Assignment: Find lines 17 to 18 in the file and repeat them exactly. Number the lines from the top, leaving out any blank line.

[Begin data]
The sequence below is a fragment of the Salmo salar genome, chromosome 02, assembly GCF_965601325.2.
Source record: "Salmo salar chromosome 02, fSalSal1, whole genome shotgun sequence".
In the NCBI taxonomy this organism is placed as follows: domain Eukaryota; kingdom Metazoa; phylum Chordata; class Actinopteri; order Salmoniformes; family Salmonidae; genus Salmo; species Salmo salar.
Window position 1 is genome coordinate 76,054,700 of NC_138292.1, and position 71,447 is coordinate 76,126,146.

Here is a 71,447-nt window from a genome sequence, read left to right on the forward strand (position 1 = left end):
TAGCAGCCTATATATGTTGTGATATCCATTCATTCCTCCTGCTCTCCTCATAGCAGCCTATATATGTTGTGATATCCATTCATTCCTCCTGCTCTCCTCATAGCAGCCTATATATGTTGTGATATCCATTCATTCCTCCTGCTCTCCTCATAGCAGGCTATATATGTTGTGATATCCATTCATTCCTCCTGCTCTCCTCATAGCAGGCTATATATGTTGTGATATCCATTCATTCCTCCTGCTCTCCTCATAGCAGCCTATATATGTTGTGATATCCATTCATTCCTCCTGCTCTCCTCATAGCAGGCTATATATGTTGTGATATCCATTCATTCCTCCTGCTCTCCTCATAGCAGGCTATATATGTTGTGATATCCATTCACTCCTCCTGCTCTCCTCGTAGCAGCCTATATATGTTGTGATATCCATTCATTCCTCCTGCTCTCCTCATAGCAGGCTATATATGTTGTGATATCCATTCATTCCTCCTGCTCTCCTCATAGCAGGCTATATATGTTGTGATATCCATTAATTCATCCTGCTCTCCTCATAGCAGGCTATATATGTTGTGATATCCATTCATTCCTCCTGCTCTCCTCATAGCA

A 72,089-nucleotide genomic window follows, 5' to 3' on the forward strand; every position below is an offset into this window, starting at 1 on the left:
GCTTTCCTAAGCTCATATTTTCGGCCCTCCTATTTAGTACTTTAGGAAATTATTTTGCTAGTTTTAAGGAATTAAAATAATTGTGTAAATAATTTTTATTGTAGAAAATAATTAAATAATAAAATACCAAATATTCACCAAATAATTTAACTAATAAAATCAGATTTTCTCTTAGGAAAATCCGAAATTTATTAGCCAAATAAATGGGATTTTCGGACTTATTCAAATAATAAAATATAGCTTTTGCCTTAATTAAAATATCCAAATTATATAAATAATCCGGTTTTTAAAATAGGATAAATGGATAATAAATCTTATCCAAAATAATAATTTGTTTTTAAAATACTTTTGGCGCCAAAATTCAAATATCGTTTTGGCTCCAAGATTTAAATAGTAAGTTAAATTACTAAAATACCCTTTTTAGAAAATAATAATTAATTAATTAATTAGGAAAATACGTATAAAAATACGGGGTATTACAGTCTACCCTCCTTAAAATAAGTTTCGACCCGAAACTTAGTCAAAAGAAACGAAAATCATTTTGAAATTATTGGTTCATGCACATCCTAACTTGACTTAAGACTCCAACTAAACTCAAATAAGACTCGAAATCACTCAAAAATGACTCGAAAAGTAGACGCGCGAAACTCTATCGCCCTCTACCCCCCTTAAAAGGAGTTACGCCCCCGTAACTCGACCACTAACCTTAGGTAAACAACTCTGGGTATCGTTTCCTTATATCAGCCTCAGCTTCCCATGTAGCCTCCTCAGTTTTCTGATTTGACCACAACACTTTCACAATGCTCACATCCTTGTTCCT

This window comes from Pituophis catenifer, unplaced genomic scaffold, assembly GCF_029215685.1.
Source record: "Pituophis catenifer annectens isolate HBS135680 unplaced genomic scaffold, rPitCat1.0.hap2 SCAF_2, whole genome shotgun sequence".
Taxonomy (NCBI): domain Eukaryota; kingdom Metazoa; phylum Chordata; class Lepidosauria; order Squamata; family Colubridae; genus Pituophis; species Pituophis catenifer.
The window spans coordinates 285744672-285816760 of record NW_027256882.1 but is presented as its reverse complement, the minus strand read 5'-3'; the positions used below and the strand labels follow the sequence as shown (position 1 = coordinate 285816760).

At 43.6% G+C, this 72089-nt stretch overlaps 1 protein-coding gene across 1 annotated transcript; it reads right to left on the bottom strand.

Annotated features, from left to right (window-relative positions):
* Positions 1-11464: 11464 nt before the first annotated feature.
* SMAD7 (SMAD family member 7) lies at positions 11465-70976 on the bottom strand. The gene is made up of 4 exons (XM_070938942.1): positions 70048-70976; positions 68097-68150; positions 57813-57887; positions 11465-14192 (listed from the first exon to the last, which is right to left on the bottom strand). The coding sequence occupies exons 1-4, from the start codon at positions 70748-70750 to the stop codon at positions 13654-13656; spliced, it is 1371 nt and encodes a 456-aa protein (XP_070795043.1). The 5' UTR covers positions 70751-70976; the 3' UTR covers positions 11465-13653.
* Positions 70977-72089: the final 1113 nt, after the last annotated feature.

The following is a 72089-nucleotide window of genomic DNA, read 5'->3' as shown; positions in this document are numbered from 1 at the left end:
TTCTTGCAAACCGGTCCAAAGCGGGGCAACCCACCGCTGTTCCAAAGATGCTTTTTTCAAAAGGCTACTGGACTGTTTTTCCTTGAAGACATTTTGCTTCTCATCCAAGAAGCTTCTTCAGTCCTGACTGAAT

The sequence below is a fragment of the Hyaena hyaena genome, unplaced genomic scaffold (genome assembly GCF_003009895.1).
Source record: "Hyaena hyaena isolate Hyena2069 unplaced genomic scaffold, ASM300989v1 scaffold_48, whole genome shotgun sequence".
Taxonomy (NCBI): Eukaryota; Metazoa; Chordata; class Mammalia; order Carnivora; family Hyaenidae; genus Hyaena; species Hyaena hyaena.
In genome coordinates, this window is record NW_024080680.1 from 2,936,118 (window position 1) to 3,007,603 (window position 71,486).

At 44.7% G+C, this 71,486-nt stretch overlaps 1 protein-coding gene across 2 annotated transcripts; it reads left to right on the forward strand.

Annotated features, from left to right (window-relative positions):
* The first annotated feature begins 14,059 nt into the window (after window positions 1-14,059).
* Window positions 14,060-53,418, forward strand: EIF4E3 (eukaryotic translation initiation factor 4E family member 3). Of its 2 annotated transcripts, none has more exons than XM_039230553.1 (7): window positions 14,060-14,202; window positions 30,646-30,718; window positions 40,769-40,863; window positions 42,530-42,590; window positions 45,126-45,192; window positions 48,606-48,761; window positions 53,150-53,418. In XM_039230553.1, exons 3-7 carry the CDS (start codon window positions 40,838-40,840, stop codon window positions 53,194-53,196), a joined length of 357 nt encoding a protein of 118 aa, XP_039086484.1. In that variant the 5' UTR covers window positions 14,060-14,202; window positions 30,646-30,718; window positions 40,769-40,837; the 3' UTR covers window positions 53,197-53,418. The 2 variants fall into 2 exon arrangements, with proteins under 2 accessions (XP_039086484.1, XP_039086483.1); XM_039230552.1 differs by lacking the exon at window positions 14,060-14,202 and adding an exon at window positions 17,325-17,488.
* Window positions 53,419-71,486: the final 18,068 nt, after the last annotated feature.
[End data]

* Positions 70977-72089: the final 1113 nt, after the last annotated feature.

The following is a 72089-nucleotide window of genomic DNA, read 5'->3' as shown; positions in this document are numbered from 1 at the left end: